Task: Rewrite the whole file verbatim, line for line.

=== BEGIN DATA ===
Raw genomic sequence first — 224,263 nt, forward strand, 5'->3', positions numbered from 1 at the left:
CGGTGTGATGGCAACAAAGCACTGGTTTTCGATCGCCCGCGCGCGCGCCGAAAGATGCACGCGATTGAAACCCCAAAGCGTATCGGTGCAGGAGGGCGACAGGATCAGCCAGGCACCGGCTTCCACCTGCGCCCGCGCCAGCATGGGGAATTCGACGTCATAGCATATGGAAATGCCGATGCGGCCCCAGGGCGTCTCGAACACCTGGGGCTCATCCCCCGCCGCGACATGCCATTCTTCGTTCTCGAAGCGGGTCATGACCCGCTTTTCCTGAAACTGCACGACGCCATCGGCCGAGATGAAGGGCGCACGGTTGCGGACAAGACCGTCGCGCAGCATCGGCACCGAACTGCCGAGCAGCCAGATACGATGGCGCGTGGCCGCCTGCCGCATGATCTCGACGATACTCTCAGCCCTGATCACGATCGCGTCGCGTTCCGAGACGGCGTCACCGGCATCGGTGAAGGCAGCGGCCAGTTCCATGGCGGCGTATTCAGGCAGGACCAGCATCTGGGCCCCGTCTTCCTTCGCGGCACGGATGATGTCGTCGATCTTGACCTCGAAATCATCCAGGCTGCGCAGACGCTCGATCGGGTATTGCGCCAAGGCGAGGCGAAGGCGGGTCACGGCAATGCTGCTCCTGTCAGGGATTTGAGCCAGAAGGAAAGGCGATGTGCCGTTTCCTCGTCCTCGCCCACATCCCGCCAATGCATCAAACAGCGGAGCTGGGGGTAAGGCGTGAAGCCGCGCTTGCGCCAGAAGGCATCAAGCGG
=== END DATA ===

Raw genomic sequence first — 224,263 nt, forward strand, 5'->3', positions numbered from 1 at the left:
CGGTGTGATGGCAACAAAGCACTGGTTTTCGATCGCCCGCGCGCGCGCCGAAAGATGCACGCGATTGAAACCCCAAAGCGTATCGGTGCAGGAGGGCGACAGGATCAGCCAGGCACCGGCTTCCACCTGCGCCCGCGCCAGCATGGGGAATTCGACGTCATAGCATATGGAAATGCCGATGCGGCCCCAGGGCGTCTCGAACACCTGGGGCTCATCCCCCGCCGCGACATGCCATTCTTCGTTCTCGAAGCGGGTCATGACCCGCTTTTCCTGAAACTGCACGACGCCATCGGCCGAGATGAAGGGCGCACGGTTGCGGACAAGACCGTCGCGCAGCATCGGCACCGAACTGCCGAGCAGCCAGATACGATGGCGCGTGGCCGCCTGCCGCATGATCTCGACGATACTCTCAGCCCTGATCACGATCGCGTCGCGTTCCGAGACGGCGTCACCGGCATCGGTGAAGGCAGCGGCCAGTTCCATGGCGGCGTATTCAGGCAGGACCAGCATCTGGGCCCCGTCTTCCTTCGCGGCACGGATGATGTCGTCGATCTTGACCTCGAAATCATCCAGGCTGCGCAGACGCTCGATCGGGTATTGCGCCAAGGCGAGGCGAAGGCGGGTCACGGCAATGCTGCTCCTGTCAGGGATTTGAGCCAGAAGGAAAGGCGATGTGCCGTTTCCTCGTCCTCGCCCACATCCCGCCAATGCATCAAACAGCGGAGCTGGGGGTAAGGCGTGAAGCCGCGCTTGCGCCAGAAGGCATCAAGCGG